Taiwan held its first international review meeting on the Republic of China’s (ROC) Initial Report Under the UN Convention Against Corruption last week. Among the various issues discussed, judicial corruption and accountability attracted the most attention. The reason is that anti-corruption regulations would exist in name only if the judicial system cannot enforce them.
An example of how the judiciary is malfunctioning is the case of former High Court prosecutor Chen Yu-chen (陳玉珍), who has been called “the greediest prosecutor in Taiwan’s history” for taking bribes of more than NT$23 million (US$748,430 at the current exchange rate) from gaming arcade operators.
After Chen was in 2014 sentenced to 12 years in prison in the court of first instance, the collegiate bench in the court of second instance allowed her to repeatedly take leave from court sessions, and she appeared only three times in the past three years.
This case is not an exception. If the judicial system is allowed to gloss over such corruption, the public will never believe in the government’s determination to crack down on corruption.
“Judicial accountability” is a core principle of the UN Convention Against Corruption, as well as the International Covenant on Civil and Political Rights. It is also an important mechanism in international law, which has established international standards for it.
In the end, the implementation of the concept under these covenants depends on whether an independent, effective and impartial judicial system can be established.
At the same time as judges, prosecutors and lawyers are protected by judicial independence, they should take responsibility for their own actions, and not use judicial independence to protect rampant corruption.
Hence, judicial independence and judicial accountability are two codependent elements. They are part of the judiciary’s obligations to the nation, and the executive or legislative branches cannot intervene.
People generally think that judicial accountability means punishing judicial personnel who neglect their duties.
However, international norms attach greater importance to providing effective relief to victims, such as compensation, restitution and satisfaction via apologies or commemoration in public, as well as avoiding recidivism and reviewing related laws and customs.
Only by providing concrete relief to innocent judicial victims is it possible to force the judiciary to engage in sincere reflection and correct its mistakes.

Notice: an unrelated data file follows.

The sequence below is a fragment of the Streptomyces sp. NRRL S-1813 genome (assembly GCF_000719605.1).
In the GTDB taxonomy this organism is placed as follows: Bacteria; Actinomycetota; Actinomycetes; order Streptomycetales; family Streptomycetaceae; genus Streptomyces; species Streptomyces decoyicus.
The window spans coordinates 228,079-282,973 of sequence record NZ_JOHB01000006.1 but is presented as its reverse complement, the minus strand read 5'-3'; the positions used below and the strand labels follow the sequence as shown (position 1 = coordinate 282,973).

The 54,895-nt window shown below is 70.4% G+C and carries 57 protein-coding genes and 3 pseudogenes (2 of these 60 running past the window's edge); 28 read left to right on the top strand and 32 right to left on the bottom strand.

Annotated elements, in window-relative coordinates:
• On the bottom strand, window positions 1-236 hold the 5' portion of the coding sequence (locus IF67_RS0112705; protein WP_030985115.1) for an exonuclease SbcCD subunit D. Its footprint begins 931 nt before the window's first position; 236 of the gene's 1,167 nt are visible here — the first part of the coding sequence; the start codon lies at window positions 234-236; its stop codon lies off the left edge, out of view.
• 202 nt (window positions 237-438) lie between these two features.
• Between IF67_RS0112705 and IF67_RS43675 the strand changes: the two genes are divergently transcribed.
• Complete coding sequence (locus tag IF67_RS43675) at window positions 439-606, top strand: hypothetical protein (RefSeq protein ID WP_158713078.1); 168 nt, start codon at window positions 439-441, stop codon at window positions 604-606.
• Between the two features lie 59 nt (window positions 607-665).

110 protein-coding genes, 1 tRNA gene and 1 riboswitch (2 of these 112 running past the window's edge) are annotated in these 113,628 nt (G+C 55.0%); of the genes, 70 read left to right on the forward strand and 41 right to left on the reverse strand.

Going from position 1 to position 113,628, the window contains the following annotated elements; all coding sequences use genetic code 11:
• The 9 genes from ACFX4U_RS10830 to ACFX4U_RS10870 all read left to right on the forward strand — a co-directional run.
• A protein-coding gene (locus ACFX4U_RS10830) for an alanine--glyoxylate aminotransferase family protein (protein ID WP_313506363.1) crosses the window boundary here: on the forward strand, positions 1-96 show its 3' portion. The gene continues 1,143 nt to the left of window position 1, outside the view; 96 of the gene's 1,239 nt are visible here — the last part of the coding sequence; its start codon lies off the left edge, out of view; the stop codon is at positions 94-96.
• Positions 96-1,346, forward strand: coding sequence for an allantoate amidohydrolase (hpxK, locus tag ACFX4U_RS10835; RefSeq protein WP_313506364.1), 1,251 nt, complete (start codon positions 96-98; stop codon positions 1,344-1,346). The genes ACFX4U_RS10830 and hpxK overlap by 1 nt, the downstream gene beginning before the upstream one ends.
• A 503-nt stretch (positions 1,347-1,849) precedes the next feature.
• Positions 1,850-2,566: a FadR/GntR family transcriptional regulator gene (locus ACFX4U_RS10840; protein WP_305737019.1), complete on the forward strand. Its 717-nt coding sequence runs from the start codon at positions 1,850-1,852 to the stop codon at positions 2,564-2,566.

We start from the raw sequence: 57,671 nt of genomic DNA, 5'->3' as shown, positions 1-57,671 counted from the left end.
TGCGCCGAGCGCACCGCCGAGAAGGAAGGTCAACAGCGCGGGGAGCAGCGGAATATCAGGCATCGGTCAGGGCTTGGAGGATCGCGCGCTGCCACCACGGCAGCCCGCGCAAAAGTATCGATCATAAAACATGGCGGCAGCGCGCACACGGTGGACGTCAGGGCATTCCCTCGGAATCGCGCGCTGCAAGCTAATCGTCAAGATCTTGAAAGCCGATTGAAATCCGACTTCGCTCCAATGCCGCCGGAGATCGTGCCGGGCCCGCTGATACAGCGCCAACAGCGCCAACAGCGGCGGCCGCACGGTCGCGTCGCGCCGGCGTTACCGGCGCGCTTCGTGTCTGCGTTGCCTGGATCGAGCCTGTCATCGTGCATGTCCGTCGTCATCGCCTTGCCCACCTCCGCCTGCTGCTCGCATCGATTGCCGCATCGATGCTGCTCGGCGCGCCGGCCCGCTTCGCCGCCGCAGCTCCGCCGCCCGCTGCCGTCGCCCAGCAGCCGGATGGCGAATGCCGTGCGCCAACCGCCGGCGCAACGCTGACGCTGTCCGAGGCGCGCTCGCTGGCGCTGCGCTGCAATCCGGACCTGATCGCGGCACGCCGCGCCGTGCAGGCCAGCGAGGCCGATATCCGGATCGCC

Thanks to the efforts of civil groups, such as the Taiwan Innocence Project and the Judicial Reform Foundation, more miscarriages of justice have been reversed in the past few years.
This is an indication of judicial progress, but also brings the issue of reparations to the forefront.
The National Conference on Judicial Reform last year issued a resolution demanding that the Judicial Yuan work harder to protect judicial victims.
However, the Judicial Yuan’s proposed draft amendments to the Compensation for Wrongful Detentions and Executions Act (刑事補償法) have fallen short of societal expectations and are not in line with UN standards.
According to international norms, judicial accountability not only extends to wrongful imprisonment, but also to judicial misconduct, such as misjudgments, delayed trials, discrimination or abuse of power, and judicial relief.
The scope of judicial victims includes the victims’ lineal or dependent relatives, as well as individuals or groups that suffer from helping a victim or stopping a crime. All these are excluded from the draft amendments proposed by the Judicial Yuan.
The Judicial Yuan is only willing to take responsibility for financial compensation, passing responsibility for other social compensation mechanisms to the Executive Yuan. This not only violates the state obligation of judicial accountability, but also hurts the image of judicial independence.
The biggest disappointment is that the Judicial Yuan has failed to respond to the national conference’s resolution on establishing a research center for wrongful cases. Judicial accountability should be about learning from cases to avoid repeating mistakes.
In Chen’s case, in addition to exempting illegal gaming arcade operators from prosecution, she instructed operators to wrongly accuse police officers of misconduct so that police investigation would be obstructed.
During her more than two decades as a prosecutor, she also blocked notoriously mishandled cases from being overturned.
Surely there should be a research center that could look into her corruption and negative effect on mishandled cases.
The judiciary can sometimes harm people. In addition to the victims who suffer wrongful imprisonment, the people hurt by a judiciary member’s abuse of power deserve to be addressed.
The Judicial Yuan should use the review meeting to gain a better understanding of the international standards for judicial accountability, and to severely punish judicial personnel who conceal corruption.
It should resubmit amendments to the Compensation for Wrongful Detentions and Executions Act that are both daring and in line with international trends, while at the same time building an effective protective mechanism for victims of the judiciary to demonstrate the government’s determination to fight corruption.
Hsiao I-min is a former director of the Judicial Reform Foundation’s judicial complaint center.
Translated by Eddy Chang
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